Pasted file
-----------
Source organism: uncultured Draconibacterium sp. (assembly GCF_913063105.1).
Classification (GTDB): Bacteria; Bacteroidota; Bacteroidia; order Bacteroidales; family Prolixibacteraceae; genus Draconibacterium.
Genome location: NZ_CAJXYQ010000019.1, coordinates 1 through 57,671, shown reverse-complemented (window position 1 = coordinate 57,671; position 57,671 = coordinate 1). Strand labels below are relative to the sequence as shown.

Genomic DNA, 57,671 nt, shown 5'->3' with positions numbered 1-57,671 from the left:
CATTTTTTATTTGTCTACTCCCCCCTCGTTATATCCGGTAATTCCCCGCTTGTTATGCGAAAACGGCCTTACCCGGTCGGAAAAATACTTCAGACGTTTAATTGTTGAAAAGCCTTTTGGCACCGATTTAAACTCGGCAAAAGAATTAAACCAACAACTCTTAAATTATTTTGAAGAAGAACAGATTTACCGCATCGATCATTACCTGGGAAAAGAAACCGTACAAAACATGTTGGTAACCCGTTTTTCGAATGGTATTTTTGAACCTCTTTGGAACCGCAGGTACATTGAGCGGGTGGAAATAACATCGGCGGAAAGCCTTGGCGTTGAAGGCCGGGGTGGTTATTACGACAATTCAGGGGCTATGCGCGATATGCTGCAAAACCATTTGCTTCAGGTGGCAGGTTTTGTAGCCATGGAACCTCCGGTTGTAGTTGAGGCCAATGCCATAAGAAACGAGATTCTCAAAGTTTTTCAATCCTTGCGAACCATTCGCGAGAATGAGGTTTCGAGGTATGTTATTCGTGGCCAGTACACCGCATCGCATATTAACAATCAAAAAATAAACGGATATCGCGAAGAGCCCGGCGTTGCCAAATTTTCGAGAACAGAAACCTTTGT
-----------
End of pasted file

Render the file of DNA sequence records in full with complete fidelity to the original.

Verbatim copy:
Source organism: uncultured Draconibacterium sp. (assembly GCF_913063105.1).
Classification (GTDB): Bacteria; Bacteroidota; Bacteroidia; order Bacteroidales; family Prolixibacteraceae; genus Draconibacterium.
Genome location: NZ_CAJXYQ010000019.1, coordinates 1 through 57,671, shown reverse-complemented (window position 1 = coordinate 57,671; position 57,671 = coordinate 1). Strand labels below are relative to the sequence as shown.

Genomic DNA, 57,671 nt, shown 5'->3' with positions numbered 1-57,671 from the left:
CATTTTTTATTTGTCTACTCCCCCCTCGTTATATCCGGTAATTCCCCGCTTGTTATGCGAAAACGGCCTTACCCGGTCGGAAAAATACTTCAGACGTTTAATTGTTGAAAAGCCTTTTGGCACCGATTTAAACTCGGCAAAAGAATTAAACCAACAACTCTTAAATTATTTTGAAGAAGAACAGATTTACCGCATCGATCATTACCTGGGAAAAGAAACCGTACAAAACATGTTGGTAACCCGTTTTTCGAATGGTATTTTTGAACCTCTTTGGAACCGCAGGTACATTGAGCGGGTGGAAATAACATCGGCGGAAAGCCTTGGCGTTGAAGGCCGGGGTGGTTATTACGACAATTCAGGGGCTATGCGCGATATGCTGCAAAACCATTTGCTTCAGGTGGCAGGTTTTGTAGCCATGGAACCTCCGGTTGTAGTTGAGGCCAATGCCATAAGAAACGAGATTCTCAAAGTTTTTCAATCCTTGCGAACCATTCGCGAGAATGAGGTTTCGAGGTATGTTATTCGTGGCCAGTACACCGCATCGCATATTAACAATCAAAAAATAAACGGATATCGCGAAGAGCCCGGCGTTGCCAAATTTTCGAGAACAGAAACCTTTGT